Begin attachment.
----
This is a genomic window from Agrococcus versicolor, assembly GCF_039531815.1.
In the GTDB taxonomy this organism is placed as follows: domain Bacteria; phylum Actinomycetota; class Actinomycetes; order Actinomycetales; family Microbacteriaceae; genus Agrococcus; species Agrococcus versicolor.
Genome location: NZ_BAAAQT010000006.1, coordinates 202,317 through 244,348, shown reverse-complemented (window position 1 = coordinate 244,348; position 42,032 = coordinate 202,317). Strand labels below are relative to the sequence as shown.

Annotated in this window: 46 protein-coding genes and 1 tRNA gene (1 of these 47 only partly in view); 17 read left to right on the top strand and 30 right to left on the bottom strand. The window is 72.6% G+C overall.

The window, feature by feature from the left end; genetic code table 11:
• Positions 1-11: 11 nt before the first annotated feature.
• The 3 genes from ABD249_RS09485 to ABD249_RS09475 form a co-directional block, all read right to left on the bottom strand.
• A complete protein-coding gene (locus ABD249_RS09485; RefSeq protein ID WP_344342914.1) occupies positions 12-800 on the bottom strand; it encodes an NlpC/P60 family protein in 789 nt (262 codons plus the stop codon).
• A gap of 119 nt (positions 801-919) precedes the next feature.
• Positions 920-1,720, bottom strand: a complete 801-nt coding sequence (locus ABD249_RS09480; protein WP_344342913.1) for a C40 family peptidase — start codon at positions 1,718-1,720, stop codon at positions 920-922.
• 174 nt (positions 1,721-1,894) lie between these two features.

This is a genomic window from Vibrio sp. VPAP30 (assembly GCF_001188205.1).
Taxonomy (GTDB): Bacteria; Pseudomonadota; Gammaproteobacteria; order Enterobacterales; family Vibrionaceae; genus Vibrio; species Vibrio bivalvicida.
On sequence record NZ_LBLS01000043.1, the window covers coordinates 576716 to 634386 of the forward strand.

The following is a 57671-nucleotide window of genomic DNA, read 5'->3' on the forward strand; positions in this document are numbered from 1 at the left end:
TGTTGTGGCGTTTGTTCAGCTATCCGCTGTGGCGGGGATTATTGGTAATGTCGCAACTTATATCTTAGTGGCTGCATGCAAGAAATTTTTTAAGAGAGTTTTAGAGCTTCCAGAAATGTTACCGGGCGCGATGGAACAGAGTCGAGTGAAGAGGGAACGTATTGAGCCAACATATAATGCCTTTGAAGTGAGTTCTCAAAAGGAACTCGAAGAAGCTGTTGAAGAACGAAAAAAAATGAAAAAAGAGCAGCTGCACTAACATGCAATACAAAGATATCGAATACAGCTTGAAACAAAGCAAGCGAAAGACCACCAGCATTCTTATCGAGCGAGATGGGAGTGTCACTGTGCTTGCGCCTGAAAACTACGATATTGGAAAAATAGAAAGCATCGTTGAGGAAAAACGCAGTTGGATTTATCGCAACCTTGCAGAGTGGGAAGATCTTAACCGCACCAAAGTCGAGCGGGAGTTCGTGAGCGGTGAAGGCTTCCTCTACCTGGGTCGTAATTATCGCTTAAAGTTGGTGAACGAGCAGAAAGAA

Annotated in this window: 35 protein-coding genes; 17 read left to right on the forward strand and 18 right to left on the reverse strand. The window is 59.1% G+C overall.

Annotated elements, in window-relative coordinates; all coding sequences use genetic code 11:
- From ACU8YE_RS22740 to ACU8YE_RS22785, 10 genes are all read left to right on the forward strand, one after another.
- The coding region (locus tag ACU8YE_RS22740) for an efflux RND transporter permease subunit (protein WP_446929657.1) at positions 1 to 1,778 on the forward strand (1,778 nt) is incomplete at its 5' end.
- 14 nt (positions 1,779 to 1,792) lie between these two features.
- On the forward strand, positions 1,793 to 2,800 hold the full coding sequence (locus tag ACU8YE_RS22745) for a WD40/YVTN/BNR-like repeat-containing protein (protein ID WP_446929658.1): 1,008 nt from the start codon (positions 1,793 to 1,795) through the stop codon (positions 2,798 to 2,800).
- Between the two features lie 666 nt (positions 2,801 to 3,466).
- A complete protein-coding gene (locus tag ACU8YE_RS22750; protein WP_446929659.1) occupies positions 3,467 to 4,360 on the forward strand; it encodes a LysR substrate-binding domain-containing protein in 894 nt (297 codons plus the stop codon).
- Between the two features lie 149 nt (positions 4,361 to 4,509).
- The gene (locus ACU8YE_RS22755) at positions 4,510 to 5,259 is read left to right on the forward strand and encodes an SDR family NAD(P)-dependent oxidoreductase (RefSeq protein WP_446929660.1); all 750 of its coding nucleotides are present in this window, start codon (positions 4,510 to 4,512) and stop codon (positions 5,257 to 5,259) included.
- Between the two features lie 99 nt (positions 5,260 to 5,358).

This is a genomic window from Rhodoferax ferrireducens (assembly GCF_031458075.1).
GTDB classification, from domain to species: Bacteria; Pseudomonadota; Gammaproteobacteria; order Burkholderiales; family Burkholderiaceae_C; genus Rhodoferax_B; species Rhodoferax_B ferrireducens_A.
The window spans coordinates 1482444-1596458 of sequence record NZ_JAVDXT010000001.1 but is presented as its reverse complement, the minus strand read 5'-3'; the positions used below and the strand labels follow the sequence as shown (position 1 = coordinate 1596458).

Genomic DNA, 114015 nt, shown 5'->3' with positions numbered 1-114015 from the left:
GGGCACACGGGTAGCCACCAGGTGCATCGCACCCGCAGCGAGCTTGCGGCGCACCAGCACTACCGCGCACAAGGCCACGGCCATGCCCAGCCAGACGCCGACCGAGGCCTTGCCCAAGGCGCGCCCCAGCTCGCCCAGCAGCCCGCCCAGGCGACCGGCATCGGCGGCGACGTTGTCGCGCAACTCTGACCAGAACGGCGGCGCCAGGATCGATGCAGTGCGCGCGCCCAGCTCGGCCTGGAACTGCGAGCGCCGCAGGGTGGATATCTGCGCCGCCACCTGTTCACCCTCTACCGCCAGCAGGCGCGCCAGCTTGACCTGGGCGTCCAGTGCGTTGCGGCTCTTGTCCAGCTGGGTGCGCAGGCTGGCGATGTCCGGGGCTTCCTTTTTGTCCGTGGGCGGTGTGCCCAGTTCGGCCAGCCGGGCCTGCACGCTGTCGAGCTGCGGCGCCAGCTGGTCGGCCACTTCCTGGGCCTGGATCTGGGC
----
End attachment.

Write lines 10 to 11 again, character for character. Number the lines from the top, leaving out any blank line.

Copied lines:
• Positions 920-1,720, bottom strand: a complete 801-nt coding sequence (locus ABD249_RS09480; protein WP_344342913.1) for a C40 family peptidase — start codon at positions 1,718-1,720, stop codon at positions 920-922.
• 174 nt (positions 1,721-1,894) lie between these two features.